Kosher Marmite to reappear in Britain

Jewish customers campaigned Unilever to get the product on supermarket shelves.

Marmite (photo credit: FACEBOOK)
(photo credit: FACEBOOK)
LONDON – Lovers of the unique yeast-based food spread Marmite who wish to stick to a strictly kosher food product range will be able to buy the specially shaped jars once more.
Marmite is very much an acquired taste. The sticky brown spread with its distinctive and powerful salty flavor is very much the same as it was when first invented by German scientist Justus von Liebeg in 1902. The by-product of brewing beer, the yeast extract has been marketed and sold throughout the world in the unusually shaped glass jars which first appeared in the 1920s.
Since it is manufactured from a vegetable base, Marmite became very popular especially with vegetarians and others preferring a meatfree alternative to another much used spread, Bovril, which is made from beef extract. Both products grew in sales as parents searched for alternatives to sugar-rich spreads.
With such a distinctive taste, people took either a liking or a dislike to Marmite.
This led to the advertising slogan “Love it or hate it,” which in turn resulted in a recent addition to the English lexicon, a “marmite-type” character, describing someone one either likes or dislikes.
Problems for those who keep kosher arose when, in 1990, the original Marmite company became a subsidiary of the meat-based Bovril Company, which in 2000 was merged with the international food conglomerate Unilever.
However, predating the 1990 takeover, in what a Unilever spokesman disclosed was an arrangement dating back to the 1950s, and despite the Marmite jars displaying a “suitable for vegetarians” notice, it has been confirmed that the two spreads, Marmite and the beef extract Bovril, were manufactured on interchangeable product lines. This information subsequently led to the UK’s kashrut authorities to advise that kashrut-keepers should no longer accept UK-produced Marmite.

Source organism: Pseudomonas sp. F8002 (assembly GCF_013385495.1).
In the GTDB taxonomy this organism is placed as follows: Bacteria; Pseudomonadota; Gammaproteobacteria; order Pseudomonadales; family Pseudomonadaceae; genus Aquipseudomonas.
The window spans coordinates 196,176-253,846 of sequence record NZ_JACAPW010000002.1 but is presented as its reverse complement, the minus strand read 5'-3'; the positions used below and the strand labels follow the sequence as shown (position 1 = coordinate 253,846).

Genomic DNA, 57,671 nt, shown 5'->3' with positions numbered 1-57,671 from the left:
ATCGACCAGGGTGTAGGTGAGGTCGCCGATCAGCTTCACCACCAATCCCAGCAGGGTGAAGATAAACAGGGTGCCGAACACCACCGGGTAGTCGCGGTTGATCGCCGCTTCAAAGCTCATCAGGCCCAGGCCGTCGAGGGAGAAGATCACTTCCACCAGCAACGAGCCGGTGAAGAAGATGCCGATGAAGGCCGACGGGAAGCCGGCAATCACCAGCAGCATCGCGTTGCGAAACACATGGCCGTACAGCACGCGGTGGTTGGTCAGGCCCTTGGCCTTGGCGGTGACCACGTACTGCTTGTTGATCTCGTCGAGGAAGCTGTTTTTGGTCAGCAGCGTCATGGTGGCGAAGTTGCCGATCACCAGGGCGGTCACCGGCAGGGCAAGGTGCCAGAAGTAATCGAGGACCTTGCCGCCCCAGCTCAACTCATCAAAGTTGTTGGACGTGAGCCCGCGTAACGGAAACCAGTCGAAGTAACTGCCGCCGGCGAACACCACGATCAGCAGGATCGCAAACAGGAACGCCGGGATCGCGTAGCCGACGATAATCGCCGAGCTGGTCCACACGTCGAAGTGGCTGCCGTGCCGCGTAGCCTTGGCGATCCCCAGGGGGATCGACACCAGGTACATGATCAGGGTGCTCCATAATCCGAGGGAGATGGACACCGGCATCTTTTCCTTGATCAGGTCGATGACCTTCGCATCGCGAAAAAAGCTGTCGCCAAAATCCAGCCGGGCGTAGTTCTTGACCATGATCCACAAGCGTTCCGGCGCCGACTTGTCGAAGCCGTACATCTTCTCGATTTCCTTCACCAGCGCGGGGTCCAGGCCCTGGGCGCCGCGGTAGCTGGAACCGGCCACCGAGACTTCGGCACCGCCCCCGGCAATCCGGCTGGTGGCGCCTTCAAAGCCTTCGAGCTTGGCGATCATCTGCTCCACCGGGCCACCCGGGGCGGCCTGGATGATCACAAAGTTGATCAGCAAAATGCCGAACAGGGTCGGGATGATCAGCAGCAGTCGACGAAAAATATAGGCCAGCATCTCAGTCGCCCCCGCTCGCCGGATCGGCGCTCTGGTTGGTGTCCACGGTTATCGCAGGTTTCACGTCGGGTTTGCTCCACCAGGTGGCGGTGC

To the rescue came imports of the South African brand of Marmite, which had the approval of the South African kashrut authorities based in Johannesburg. As jars of the now-considered-unkosher versions of Marmite gradually disappeared from the shelves of the UK’s kosher supermarkets, the identically shaped South African variety emerged.
A British company, Jumbo Importers, had been successfully filling a gap in the market for over nine years when Unilever stepped in and informed it that selling the South African import was an infringement of their trademark, illegal. Jumbo had to cease imports forthwith.
This led to rapidly dwindling supplies, until late last year stores ran out of kosher Marmite, and Unilever indicated it was not prepared to step in with a UK-based kosher version. It had been told by the London Beth Din what changes were needed to gain a kashrut certificate and reckoned the small demand did not justify the substantial changes needed to its manufacturing process.
But behind the scenes, negotiations went on between Unilever and the Beth Din, in an attempt to find an acceptable resolution and restoration of supplies.
With Jewish customers continuing a campaign to persuade Unilever to change its mind, success has been signaled this week, with Unilever’s agreement to reintroduce a special-sized jar of kosher Marmite later this month.
Kosher Marmite will be in the UK’s kosher supermarkets in 70g. jars bearing the Kosher London Beth Din logo, KLBD, manufactured and packed on a completely separate production line.